40. Implement standardized work. Developing detailed and illustrated standard operating procedures (SOPs) and standard work instructions (SWIs) for every job is a crucial step toward the quality goal of repeatable processes. With SOPs and SWIs in hand, new employees walk onto the floor with specific reference material to consult. This results in a shallower learning curve, and makes it easier for managers to monitor and assess performance.

 

41. Build quality into processes. Accurate quality measurement systems establish quantitative baselines and enable the organization to monitor the current status at all times. When a variance or mistake occurs, the team focuses on the process, not the person involved. Utilize a "Five Why's" investigation, where team members ask "why?" not once, but at least five times. For example, if a forklift knocks off a sprinkler head, you don't simply ask why it happened, but why the forklift was so high, why it was in that location, why the sprinkler head was placed there, and so on. Drilling down to root causes allows the team to collaboratively rebuild the process to prevent recurrence.

 

42. Aim for a just-in-time (JIT) strategy. Just-in-time warehouse management strives to eliminate the waiting, storing, and unnecessary movement of product, materials, or information. The goal is to establish as close to continuous flow as possible without constant movement and the need for intermediate steps. Stagnation in the movement of parts, people, process, or communication within the warehouse—for example, an email that sits in someone's in-box for three days—interrupts proper flow and can lead to process errors.

 

EQUIPMENT

 

43. Understand the differences between wood and plastic pallets. Wood pallets are recyclable, can be repaired, are less costly, and can hold more weight than plastic. But they also give off moisture, splinter, harbor bugs, and contain fasteners that can damage products. Plastic pallets are durable, clean, bug-free, weather-resistant, and contain no fasteners. They also cost three times the price of wood, are not easily repaired, are not as stiff, and have fire safety ratings.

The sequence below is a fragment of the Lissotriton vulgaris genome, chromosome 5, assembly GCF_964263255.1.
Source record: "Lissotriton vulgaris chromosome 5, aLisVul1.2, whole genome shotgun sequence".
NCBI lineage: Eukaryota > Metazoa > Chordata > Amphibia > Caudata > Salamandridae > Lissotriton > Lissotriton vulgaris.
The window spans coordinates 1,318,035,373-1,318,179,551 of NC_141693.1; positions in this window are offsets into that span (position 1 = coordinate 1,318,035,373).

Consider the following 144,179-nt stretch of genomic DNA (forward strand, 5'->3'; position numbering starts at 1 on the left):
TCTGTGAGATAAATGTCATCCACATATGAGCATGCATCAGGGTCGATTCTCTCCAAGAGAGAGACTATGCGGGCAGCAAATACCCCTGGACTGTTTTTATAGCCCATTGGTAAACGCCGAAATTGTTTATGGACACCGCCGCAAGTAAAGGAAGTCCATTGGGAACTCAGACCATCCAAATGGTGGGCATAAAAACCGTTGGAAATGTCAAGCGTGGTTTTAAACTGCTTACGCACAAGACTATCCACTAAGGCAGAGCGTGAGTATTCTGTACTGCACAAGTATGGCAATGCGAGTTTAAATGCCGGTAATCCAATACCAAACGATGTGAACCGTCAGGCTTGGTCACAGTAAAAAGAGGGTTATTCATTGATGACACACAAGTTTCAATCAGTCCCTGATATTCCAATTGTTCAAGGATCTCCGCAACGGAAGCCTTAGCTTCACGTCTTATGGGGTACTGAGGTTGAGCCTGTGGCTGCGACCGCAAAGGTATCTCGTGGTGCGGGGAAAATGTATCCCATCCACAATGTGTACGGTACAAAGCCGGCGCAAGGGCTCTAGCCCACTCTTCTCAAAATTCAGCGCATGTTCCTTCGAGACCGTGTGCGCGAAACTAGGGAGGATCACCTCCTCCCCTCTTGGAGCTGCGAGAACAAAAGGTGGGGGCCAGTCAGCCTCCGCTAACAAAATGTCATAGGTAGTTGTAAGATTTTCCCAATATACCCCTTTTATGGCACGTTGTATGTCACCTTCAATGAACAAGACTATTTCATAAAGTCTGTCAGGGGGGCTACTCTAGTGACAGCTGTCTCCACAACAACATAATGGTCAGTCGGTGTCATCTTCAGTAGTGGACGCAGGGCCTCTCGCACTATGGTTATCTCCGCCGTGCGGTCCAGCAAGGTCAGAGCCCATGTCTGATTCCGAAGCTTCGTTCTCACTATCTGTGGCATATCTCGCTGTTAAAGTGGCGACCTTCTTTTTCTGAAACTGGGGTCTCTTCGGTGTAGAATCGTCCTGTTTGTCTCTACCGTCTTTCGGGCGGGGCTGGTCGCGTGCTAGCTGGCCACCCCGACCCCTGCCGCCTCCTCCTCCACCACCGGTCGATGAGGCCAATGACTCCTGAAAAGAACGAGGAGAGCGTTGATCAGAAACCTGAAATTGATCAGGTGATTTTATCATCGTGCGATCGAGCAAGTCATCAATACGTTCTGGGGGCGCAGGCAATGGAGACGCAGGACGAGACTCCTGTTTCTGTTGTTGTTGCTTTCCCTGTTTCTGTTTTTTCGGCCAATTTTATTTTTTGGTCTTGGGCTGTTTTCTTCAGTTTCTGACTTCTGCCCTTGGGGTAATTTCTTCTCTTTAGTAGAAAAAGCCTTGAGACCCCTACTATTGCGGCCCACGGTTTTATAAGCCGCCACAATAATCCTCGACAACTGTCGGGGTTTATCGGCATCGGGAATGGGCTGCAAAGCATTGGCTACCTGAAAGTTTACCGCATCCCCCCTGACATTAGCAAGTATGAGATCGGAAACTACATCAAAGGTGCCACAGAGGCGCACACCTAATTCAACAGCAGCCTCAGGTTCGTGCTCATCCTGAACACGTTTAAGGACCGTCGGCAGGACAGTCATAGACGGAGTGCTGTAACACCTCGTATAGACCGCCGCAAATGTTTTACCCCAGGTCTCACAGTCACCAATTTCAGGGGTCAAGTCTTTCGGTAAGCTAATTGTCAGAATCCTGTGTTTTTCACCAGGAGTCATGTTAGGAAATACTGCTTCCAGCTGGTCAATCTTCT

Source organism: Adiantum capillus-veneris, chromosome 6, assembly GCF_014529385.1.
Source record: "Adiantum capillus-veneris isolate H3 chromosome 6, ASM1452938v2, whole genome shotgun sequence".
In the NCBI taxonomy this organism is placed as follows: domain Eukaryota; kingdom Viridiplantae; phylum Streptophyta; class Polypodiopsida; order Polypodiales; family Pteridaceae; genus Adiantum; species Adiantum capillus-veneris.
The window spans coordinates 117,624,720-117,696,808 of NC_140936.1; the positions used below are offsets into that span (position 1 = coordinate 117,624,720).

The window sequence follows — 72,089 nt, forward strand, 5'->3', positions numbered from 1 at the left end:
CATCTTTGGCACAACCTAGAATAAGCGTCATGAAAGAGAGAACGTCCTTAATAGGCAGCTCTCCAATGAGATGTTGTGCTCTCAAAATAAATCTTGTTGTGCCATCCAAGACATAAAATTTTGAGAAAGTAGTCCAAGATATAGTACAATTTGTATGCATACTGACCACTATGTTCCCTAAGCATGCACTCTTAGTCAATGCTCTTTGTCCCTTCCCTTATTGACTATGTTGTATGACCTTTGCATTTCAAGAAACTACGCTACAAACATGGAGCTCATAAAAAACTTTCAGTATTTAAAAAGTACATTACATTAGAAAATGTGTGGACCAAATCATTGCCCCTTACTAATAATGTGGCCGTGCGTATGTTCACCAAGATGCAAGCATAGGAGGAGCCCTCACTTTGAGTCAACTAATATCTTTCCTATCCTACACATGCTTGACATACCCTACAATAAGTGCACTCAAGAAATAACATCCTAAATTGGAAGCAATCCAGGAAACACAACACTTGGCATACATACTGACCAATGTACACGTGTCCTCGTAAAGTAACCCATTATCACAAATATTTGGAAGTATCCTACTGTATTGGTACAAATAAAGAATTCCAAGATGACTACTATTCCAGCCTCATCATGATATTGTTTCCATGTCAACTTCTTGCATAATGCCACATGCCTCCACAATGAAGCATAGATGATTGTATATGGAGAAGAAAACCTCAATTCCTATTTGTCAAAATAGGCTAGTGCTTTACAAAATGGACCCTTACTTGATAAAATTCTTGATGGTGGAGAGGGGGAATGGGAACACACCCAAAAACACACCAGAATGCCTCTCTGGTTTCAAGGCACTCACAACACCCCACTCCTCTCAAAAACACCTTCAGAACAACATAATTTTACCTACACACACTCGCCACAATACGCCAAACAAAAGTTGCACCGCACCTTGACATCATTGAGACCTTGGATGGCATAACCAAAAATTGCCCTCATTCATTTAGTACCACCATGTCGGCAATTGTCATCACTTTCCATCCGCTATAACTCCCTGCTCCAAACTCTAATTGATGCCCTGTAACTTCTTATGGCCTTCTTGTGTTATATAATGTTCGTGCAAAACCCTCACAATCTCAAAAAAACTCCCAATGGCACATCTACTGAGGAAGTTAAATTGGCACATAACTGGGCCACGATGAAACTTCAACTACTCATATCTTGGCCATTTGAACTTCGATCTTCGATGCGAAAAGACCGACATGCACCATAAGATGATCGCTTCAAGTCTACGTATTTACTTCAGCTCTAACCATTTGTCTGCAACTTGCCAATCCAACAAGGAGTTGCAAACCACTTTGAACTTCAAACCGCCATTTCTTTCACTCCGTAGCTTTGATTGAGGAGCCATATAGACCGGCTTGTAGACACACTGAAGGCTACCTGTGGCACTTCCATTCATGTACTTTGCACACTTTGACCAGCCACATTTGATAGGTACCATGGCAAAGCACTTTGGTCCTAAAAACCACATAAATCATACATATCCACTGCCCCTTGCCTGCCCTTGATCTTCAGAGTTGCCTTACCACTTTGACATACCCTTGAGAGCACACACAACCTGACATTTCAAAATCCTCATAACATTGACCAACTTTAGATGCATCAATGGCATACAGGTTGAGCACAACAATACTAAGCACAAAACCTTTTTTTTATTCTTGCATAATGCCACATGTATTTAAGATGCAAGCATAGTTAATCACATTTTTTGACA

44. Recognize the environmental impact of your pallets. Plastic pallets have a longer shelf life and go back into the system, but if damaged they cannot be repaired; they are made from oil and must be melted down to be recycled. Wood pallets, however, are made from a sustainable natural resource and are easily repaired and recycled.

 

45. Examine pallet trade-off costs. If you move fragile products, weigh the cost trade-off. Is the cost of a pricier pallet higher than the cost of damaged products, shipment delays, and disgruntled customers?

 

46. When choosing a materials handling system, consider the products you manufacture and/or warehouse. Some solutions are more suitable than others for products requiring tight security, such as pharmaceuticals and biomedical shipments, or climate control, such as frozen goods; and uniform/stable loads that do not require frequent operator attention.